02 app = Flask("My app")
04 @app.route('/')
05 def homepage():
06     return 'This is the homepage'
08 if __name__ == '__main__':
09     app.run()

Note the final slash in pathnames in the listing. If you type a slash, as in @app.route("/article/"), the URL will work either with or without it. But if you just write "/article", trying to access http://Server/article/ will result in a 404 error message. If you want to differentiate by the HTTP verb in the call to the URL, which is typical of REST applications, you can use the methods keyword parameter to do so. The following URL can only be called by a POST:

@app.route('/login', methods=['POST'])

By default, the built-in web server with local host IP runs on port 5000. To change this, pass in the keyword parameters host=<IP address> and port=<port number> to the run() method. Make sure that your own application is not available via an address that is reachable from the Internet while it is still running in debug mode. In this case, you can run your own Python instructions on the server from your browser!


The bad old days in which websites were still output using Print statements should be a thing of the past. This legacy approach not only led to unmanageable code, but typically also to security holes.

The alternative is the use of templates, which isolate the code from the presentation. If you have Flask and the Jinja2 library, you can do this in a single line:


Because this approach would only let you serve up a static page, render_template naturally also lets you pass in variables, which the template outputs using {{ Variable }}. Additionally, you can use control structures, such as for loops, that iterate over sequences (Listing 2). They lie between {% and %}, but you can change the syntax if needed.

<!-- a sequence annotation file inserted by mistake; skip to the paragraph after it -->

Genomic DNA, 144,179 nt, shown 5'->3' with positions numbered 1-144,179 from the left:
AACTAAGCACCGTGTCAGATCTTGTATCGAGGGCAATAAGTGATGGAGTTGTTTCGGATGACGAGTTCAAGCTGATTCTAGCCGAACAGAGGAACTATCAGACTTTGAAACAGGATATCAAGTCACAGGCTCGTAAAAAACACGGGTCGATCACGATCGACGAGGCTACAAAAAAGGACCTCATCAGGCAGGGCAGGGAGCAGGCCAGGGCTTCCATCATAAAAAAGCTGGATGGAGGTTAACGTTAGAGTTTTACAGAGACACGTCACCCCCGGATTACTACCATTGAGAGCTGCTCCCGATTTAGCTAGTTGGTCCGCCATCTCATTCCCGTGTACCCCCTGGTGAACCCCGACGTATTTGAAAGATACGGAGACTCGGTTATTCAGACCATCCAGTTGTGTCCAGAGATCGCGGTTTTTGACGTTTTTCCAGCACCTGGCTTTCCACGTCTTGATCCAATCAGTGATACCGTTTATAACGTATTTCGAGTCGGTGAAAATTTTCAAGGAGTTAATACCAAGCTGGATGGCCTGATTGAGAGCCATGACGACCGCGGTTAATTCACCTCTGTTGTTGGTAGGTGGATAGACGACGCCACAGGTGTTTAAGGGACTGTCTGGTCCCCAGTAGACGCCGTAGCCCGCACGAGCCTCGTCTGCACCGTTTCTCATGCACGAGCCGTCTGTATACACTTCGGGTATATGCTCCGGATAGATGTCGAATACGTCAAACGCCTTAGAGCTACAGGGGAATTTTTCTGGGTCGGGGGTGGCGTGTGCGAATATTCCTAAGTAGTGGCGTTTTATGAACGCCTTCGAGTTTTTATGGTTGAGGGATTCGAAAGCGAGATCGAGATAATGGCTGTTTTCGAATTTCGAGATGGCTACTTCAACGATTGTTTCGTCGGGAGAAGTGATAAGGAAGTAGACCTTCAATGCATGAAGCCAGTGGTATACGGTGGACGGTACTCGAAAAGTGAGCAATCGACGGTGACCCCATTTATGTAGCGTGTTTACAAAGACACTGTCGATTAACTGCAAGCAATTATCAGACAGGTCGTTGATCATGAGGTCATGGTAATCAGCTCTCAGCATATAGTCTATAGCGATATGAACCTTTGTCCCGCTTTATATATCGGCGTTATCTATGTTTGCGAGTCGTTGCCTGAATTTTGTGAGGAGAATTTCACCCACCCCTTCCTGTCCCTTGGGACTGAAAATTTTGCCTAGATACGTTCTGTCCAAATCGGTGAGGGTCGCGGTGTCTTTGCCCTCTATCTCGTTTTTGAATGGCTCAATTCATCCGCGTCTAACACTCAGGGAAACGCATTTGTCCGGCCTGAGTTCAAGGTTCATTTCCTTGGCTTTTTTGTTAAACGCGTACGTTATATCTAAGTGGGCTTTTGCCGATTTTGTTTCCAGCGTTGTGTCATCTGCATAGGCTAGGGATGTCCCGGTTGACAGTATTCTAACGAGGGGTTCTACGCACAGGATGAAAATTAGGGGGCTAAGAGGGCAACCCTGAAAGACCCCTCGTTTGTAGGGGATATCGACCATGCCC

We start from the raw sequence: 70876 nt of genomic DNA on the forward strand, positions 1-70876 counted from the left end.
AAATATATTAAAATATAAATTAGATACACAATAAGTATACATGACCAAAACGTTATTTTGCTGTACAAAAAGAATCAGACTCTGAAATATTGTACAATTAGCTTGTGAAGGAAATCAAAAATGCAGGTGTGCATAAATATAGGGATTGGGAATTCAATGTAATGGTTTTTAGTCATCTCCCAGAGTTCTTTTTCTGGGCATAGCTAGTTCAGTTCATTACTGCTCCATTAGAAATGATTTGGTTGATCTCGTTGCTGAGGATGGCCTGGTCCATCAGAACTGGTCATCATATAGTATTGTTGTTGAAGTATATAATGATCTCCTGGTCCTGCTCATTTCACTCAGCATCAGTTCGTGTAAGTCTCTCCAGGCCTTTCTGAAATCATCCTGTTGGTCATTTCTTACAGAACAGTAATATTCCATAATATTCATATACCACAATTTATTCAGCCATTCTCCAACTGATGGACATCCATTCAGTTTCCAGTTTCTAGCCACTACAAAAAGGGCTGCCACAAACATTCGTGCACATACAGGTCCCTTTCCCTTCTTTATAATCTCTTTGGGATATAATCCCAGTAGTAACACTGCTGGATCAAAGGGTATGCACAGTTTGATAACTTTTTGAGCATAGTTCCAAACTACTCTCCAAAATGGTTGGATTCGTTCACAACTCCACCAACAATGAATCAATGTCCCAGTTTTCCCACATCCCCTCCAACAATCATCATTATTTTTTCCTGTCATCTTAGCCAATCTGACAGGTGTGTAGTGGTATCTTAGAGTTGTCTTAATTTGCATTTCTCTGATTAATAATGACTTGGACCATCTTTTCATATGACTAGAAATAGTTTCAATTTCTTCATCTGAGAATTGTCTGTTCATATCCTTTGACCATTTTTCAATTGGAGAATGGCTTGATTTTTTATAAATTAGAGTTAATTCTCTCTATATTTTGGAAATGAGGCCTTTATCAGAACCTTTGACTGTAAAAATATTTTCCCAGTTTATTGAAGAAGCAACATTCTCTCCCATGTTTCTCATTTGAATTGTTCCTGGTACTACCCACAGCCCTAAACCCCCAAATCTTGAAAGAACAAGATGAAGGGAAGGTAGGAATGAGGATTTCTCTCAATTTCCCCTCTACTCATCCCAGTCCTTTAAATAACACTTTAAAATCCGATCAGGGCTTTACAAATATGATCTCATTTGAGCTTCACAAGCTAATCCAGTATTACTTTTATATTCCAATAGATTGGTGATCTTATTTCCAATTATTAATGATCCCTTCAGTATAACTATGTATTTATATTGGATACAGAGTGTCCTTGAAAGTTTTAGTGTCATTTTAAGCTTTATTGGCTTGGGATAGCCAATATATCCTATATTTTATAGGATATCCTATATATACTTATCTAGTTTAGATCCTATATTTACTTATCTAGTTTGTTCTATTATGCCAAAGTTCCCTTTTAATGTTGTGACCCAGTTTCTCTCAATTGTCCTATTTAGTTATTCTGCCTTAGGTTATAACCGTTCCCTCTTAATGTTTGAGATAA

Listing 2


01 <!doctype html>
02 <head>
03     {% block head %}
04     <link rel="stylesheet" href="style.css" />
05     {% endblock %}
06 </head>
07 <body>
08 <ul>
09 {% for item in seq %}
10     <li>{{ item }}</li>
11 {% endfor %}
12 </ul>
13 </body>
14 </html>

If a variable contains HTML code, Jinja2 automatically masks it before output – again this is protection against undesirable injection of exploit code. If you can rely on the content of a variable, you can prevent this behavior manually.

What is particularly interesting here is that templates also support inheritance. Thus, you can outsource elements of all of your websites into a basic template, from which you can then derive all other templates. The basic template can define default blocks that the derivate templates "overwrite" with their own content. Alternatively, templates can integrate other templates, thus allowing programmers to create a modular structure for a website, if needed.


To make web applications from static HTML pages, they need to respond dynamically to user input that the web browser sends in the form of GET or POST requests. For example, if the directory for the blog entries is followed by an ID, Flask can process it with the following code block:

def show_blog(blog_id):
    render_template("blog.html", blog_id)

Also, you can convert the variable directly from a string to another type (e.g., integer: <int:blog_id>). To access variables transferred by POSTing an HTML form, Flask accesses the HTTP Request object, which imports the instruction from flask import request into the script. The Python form dictionary for the request object contains the form variables:

login = request.form['login']

If the variable is not found, the method creates a type KeyError exception. If you don't handle this exception yourself, the web application outputs an HTTP 400 "Bad Request" error.

To store variables between requests, Flask uses a session object, which also works like a Python dictionary. For security reasons, it is important to use a robust (i.e., random) key to sign the sessions.